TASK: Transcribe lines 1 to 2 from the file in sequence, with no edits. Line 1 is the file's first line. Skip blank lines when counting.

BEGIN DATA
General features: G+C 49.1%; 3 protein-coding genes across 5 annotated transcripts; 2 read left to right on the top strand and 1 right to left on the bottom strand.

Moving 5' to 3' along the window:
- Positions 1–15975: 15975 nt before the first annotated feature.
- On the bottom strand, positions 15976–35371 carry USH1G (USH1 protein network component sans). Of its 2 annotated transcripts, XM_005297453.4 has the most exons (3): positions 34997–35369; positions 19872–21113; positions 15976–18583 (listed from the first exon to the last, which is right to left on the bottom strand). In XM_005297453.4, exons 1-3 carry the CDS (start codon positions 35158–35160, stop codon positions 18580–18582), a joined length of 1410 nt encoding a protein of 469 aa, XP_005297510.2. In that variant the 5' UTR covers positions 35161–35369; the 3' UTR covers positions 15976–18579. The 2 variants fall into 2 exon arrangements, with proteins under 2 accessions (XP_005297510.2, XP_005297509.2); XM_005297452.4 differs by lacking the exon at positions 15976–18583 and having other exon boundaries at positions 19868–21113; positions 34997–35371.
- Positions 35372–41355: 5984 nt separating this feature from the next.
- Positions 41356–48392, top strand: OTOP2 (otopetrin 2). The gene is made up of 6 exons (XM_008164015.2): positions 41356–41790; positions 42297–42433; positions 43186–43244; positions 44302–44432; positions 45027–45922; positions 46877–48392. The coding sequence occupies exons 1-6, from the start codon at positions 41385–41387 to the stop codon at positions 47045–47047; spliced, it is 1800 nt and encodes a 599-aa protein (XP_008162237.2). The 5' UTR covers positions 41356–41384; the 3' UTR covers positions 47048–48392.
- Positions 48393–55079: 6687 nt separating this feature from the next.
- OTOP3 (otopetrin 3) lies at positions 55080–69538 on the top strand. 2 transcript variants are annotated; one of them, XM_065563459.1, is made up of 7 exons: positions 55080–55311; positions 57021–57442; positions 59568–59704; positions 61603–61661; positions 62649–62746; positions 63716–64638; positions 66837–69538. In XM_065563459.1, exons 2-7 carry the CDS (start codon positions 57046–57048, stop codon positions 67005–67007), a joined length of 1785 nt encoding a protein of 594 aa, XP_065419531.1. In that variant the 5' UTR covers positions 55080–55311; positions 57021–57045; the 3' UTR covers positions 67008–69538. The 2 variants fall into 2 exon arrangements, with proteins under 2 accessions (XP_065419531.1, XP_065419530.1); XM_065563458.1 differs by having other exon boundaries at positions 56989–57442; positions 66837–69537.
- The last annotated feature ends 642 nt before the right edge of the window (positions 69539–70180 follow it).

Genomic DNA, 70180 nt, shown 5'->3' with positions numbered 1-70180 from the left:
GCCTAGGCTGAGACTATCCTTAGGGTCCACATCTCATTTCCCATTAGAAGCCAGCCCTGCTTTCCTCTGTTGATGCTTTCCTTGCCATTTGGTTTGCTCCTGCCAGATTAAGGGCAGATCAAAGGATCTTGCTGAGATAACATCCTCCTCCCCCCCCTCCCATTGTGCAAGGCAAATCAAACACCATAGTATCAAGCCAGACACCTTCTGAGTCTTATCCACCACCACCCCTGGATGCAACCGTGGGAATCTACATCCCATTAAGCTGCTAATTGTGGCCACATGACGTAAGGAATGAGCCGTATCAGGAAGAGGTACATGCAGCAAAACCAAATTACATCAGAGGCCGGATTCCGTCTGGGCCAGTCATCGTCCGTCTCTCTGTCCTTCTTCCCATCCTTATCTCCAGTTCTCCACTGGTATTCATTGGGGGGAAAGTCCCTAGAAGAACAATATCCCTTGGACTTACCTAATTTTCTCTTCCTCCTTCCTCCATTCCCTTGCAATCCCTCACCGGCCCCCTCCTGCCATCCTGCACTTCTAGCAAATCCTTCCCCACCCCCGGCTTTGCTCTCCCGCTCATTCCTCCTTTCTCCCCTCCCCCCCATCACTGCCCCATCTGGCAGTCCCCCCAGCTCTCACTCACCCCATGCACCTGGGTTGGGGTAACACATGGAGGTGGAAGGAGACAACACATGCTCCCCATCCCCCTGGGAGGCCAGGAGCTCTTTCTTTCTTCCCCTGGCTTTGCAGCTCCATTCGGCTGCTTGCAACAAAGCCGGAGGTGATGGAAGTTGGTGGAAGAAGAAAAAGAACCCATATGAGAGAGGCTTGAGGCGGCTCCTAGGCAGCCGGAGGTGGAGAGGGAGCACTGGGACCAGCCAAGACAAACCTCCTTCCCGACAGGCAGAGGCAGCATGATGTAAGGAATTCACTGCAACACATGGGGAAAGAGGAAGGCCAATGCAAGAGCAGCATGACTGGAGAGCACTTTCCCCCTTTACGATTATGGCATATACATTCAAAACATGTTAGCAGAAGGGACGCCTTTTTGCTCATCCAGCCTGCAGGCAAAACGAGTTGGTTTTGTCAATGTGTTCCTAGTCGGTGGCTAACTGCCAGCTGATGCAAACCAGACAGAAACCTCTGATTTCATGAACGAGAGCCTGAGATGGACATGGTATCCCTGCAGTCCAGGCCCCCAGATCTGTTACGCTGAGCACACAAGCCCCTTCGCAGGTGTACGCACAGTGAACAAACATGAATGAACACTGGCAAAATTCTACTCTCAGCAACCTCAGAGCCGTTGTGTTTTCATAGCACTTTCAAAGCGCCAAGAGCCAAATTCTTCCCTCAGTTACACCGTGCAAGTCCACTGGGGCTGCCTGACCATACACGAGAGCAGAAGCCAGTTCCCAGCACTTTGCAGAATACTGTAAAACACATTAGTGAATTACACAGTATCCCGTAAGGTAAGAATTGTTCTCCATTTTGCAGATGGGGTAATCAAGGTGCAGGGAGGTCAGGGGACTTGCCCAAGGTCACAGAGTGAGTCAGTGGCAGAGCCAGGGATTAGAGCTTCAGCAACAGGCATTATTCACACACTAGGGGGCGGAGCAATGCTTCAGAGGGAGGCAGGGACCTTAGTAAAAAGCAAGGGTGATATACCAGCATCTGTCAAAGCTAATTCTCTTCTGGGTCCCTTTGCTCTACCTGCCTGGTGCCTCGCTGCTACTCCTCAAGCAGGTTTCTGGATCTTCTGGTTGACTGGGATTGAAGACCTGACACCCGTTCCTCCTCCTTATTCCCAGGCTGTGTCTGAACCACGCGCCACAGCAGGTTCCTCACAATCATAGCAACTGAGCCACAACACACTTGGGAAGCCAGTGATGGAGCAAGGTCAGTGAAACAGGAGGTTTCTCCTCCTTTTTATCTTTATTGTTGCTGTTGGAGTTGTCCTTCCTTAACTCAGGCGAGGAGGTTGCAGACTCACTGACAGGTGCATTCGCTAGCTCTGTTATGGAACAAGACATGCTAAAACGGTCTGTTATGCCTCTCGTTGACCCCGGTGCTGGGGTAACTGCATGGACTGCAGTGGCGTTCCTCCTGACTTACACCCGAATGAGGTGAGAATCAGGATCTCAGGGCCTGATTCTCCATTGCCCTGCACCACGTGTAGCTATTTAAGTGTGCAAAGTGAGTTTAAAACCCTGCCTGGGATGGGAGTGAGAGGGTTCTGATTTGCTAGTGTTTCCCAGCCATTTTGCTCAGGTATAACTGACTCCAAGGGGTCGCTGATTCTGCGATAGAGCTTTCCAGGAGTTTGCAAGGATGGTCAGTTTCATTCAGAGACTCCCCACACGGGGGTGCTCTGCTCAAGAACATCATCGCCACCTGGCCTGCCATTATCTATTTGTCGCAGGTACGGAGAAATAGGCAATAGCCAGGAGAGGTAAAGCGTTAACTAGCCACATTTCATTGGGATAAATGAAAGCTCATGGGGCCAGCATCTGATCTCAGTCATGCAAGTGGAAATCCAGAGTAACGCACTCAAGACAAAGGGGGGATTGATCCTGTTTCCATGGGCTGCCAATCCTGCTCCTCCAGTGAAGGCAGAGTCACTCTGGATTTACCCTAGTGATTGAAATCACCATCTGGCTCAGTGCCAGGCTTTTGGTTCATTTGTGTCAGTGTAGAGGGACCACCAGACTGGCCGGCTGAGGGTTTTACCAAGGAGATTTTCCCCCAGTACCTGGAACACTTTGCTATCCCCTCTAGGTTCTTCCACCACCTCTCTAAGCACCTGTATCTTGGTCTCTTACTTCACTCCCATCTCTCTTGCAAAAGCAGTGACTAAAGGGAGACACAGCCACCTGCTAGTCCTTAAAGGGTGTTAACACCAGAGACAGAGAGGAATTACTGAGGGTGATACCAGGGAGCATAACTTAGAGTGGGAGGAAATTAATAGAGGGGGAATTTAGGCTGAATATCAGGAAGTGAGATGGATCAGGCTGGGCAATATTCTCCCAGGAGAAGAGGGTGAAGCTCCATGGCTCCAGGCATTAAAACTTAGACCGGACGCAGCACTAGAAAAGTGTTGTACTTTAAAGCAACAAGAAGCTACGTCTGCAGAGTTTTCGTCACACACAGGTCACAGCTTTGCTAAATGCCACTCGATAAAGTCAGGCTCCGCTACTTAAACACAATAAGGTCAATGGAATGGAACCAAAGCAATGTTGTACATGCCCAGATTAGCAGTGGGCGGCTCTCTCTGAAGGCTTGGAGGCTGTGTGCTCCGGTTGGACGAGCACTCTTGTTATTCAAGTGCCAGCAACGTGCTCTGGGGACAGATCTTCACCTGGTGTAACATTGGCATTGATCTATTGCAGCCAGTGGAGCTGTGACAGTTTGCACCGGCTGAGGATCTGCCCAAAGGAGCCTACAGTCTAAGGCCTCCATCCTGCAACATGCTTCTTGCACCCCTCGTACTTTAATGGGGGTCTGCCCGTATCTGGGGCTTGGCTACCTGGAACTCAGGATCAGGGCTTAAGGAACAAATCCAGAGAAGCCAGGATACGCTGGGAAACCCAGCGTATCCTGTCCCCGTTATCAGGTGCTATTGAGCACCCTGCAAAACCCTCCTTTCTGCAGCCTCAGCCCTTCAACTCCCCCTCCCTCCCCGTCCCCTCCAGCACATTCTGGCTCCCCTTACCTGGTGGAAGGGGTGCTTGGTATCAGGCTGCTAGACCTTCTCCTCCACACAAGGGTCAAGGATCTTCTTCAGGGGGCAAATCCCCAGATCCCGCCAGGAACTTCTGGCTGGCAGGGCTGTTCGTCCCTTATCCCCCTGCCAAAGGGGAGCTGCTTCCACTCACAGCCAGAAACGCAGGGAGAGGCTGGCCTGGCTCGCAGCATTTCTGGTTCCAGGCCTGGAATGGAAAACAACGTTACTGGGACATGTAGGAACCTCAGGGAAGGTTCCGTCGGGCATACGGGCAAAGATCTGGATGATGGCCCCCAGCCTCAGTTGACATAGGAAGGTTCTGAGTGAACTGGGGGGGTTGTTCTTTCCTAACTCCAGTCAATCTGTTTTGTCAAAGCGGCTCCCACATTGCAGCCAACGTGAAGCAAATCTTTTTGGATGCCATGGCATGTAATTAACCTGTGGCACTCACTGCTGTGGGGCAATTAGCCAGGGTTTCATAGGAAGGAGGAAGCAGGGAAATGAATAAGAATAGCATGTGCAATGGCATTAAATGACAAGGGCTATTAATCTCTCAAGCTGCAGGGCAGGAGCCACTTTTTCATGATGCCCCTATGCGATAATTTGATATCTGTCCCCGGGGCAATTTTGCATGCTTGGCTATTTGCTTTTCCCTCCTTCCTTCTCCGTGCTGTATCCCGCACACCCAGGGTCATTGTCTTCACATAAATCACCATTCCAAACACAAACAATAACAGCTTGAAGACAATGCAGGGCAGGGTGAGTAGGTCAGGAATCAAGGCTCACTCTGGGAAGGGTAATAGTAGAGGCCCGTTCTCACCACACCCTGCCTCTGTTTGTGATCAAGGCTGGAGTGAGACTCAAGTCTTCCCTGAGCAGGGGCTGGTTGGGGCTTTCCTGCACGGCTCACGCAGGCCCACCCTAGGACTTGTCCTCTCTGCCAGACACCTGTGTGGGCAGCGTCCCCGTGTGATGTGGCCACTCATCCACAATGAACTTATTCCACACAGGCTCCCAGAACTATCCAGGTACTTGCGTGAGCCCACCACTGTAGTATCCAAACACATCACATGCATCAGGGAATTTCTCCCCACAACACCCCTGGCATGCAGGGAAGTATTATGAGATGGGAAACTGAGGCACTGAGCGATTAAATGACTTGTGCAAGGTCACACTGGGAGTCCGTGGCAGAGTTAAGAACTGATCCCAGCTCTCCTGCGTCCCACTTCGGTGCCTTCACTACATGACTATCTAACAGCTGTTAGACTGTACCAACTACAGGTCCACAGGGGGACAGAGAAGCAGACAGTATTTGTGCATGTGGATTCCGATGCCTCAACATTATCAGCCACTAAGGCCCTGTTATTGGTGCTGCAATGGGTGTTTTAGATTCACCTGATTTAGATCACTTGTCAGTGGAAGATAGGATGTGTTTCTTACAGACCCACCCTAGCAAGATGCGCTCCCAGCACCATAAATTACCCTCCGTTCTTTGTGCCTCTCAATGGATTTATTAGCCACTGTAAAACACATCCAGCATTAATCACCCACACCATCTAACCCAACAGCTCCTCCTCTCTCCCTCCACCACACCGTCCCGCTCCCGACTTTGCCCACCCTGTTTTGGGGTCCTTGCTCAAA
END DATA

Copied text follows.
General features: G+C 49.1%; 3 protein-coding genes across 5 annotated transcripts; 2 read left to right on the top strand and 1 right to left on the bottom strand.

Moving 5' to 3' along the window: